Shout Out to Teachers
SIMPLE SAFE SERVICE
Simple Safe Service activities are designed to spark generous action and conversations promoting the good of all.
Just like you, teachers and youth leaders are learning to teach in a whole new way in a virtual or hybrid environment. They are juggling work, family, and their familiar ways to teach and support their students. You can let them know you care by listening and doing something kind that fits their style.
- Sign in to your online platform, turn on your camera, and pay attention to all the messages your teacher sent you and the other students. This is how you can prepare best for class and let your teacher know you care. Do your assignments.
- Make a list of things you know about your teacher. You hear stories about their pets, hobbies, favorite books, and family. You see how they spend their time and what they like to wear. Now, use your empathy to reflect on what your teacher likes. Dogs? Reading? Travel?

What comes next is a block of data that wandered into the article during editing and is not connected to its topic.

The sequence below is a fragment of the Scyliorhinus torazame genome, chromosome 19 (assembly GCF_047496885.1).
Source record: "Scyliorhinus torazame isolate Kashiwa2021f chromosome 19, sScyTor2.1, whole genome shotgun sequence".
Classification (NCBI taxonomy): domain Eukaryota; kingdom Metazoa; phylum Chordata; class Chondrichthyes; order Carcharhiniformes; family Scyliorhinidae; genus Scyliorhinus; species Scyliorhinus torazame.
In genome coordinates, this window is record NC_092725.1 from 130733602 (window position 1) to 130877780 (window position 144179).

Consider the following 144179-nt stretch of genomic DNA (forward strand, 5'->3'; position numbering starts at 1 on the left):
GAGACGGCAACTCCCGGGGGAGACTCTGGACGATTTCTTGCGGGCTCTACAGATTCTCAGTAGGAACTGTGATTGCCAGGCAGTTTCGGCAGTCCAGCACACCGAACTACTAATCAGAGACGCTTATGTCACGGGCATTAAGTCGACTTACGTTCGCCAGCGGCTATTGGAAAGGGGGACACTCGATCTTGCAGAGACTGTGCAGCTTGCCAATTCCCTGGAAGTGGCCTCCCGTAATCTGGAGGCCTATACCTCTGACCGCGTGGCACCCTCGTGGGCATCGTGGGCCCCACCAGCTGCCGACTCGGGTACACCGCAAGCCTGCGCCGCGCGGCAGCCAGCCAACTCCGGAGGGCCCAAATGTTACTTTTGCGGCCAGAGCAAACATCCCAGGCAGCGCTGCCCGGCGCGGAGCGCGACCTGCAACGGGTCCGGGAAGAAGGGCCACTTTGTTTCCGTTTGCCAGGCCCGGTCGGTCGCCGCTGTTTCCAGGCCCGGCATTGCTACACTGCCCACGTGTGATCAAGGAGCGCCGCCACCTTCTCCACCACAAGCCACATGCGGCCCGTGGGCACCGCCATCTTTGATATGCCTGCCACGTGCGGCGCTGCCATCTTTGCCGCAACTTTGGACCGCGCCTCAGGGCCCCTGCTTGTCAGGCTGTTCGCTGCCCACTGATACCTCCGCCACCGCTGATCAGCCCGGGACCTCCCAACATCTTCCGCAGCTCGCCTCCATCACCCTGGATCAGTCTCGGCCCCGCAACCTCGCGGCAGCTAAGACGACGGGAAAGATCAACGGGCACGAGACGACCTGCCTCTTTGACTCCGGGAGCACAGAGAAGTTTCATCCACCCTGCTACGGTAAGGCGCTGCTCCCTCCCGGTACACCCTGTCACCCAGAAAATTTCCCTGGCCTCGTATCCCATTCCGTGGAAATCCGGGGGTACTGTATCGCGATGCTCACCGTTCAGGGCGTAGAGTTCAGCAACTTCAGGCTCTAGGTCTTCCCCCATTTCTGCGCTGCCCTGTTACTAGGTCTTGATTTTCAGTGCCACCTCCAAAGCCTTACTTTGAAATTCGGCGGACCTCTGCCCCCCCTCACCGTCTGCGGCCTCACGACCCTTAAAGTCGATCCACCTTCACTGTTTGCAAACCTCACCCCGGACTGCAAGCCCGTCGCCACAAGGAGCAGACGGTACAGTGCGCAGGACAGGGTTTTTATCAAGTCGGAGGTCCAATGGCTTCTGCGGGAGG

- Draw a picture of your teacher doing something they like. Or write a note to your teacher or make a video. Tell them you appreciate or miss hugging them. Ask them a question that shows you were paying attention to them personally. (How is your dog? What book are you reading?)
- Send the letter through the online portal you are using for classroom learning. You may also give your letter in person or send your letter via email or regular mail.
- Learn more with a Learning to Give lesson called Thank You!
Reflection: Write a journal entry about how it felt to write your teacher a letter or draw a picture. Were you surprised how much you remember about your teacher? What do you think are the best things about being a teacher? What are the hardest things?
Find more Simple Safe Service activities.
Learning to Give ...
- educates youth about philanthropy, the civil society sector, and the importance of giving their time, talent and treasure for the common good (knowledge),
- equips youth by encouraging philanthropic behavior and experience (skills), and,
- empowers youth to take voluntary citizen action for the common good in their classrooms, lives and communities (behavior).